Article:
Tuesday, February 1, 2011

My Country...and yours

I had a rather nice exchange of emails with my friend Johanna the other day. I had just published the first episode of this blog, and received this email:

"Thank you for the invitation (I joined), funny that your blog was about the national anthem since today I am going to take the test to become an American citizen!"

I knew she of everyone I know would pass he test, so I jumped the gun a bit in saying:

"Welcome to citizenship in our strange but great country. I am sure you will pass the test with high marks, but more importantly than that, you will have done something that only a small percentage of our citizenry does in their lifetimes: learn about our history and our governmental forms.

"It took me until middle-age before I learned about my country and the strengths my grandparents brought to this country when they fled Hitler's takeover of Czechoslovakia. But I am glad I did, for despite its shortcomings, I am proud to be an American - and likewise will be proud to welcome you as a new citizen.

"God bless you and your family..."

She replied:

"Such sweet and heartfelt words of welcome. I thank you.

"Your story is yet another reminder of how the fate of one generation is forever altered due to historic events.

"I went in today expecting only to take the test but ended up being sworn in today as well so as of this afternoon I am an American citizen! I expected to walk out of there without my (Scandinavian) accent but I guess I'm stuck with that ☺

"It won't be long before I won't remember anymore how many representatives there are or how many amendments the constitution has, I will probably also soon forget the 5 US territories or who was the US president during world war one, but as of right now I actually know all the answers to all the 100 questions on the test that I was studying for to become a citizen. I enjoyed learning it all, and I will enjoy being an American from this day forward."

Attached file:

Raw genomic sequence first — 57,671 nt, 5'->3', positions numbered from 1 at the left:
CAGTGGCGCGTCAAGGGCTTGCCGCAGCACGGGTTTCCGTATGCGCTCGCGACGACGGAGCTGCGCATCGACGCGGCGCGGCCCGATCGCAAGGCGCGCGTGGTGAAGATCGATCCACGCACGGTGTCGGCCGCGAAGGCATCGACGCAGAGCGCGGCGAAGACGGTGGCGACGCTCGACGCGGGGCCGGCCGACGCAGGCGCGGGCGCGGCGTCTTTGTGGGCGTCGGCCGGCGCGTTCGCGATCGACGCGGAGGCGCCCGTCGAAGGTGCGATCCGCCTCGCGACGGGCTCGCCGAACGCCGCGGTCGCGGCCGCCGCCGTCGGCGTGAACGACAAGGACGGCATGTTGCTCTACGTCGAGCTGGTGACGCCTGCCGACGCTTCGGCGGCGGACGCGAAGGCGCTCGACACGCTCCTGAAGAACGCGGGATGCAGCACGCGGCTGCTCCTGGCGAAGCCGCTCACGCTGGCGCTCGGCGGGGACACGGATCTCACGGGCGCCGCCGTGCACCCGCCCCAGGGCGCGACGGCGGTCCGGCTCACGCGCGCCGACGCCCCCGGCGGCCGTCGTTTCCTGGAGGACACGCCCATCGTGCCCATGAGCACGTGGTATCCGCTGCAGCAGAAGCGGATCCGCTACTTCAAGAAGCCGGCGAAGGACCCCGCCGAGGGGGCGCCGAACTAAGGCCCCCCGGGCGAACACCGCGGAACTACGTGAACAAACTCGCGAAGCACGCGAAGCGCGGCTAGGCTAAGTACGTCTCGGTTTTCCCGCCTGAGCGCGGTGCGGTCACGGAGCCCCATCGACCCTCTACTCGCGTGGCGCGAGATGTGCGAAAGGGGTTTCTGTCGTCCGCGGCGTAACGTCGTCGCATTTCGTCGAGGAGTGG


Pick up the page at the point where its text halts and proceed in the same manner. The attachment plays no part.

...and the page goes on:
Do you enjoy being an American? Are you proud? I hope so...

Our country has many shortcomings, it is true, but yet it remains the "more perfect form of government" envisioned by the writers of our Constitution. They sought to give us a living document, and succeeded!

I have personally travelled the breadth of our continent, from sea to sea. I have seen the purple mountains and the amber waves. I have stood on Omaha Beach in France among the graves of our boys laid to rest in a piece of the USA facing the English Channel. I have entered a village in Normandy which commemorates D-Day with banners which say "We welcome our liberators" even more than 60 years later...

There must be something right with the USA to inspire people even at this time to seek their fortune, leaving home and kindred for the promises of the New World.

So again I say to Johanna, Welcome! Share with us your talents as we will share with you the greatness of our diversity.

'Jus doin' the Charleston...

1 comment:

  1. I felt particularly involved with this story. My husband, Otto, is a naturalized citizen from Germany. I find that all of the people I meet who've become citizens that way have a keener interest in our government than those born here. It filters down, of course to their children, and across to their wives, husbands, partners of any gender, and even to grandchildren, nieces, and nephews and friends, doesn't it? It keeps us great as a nation.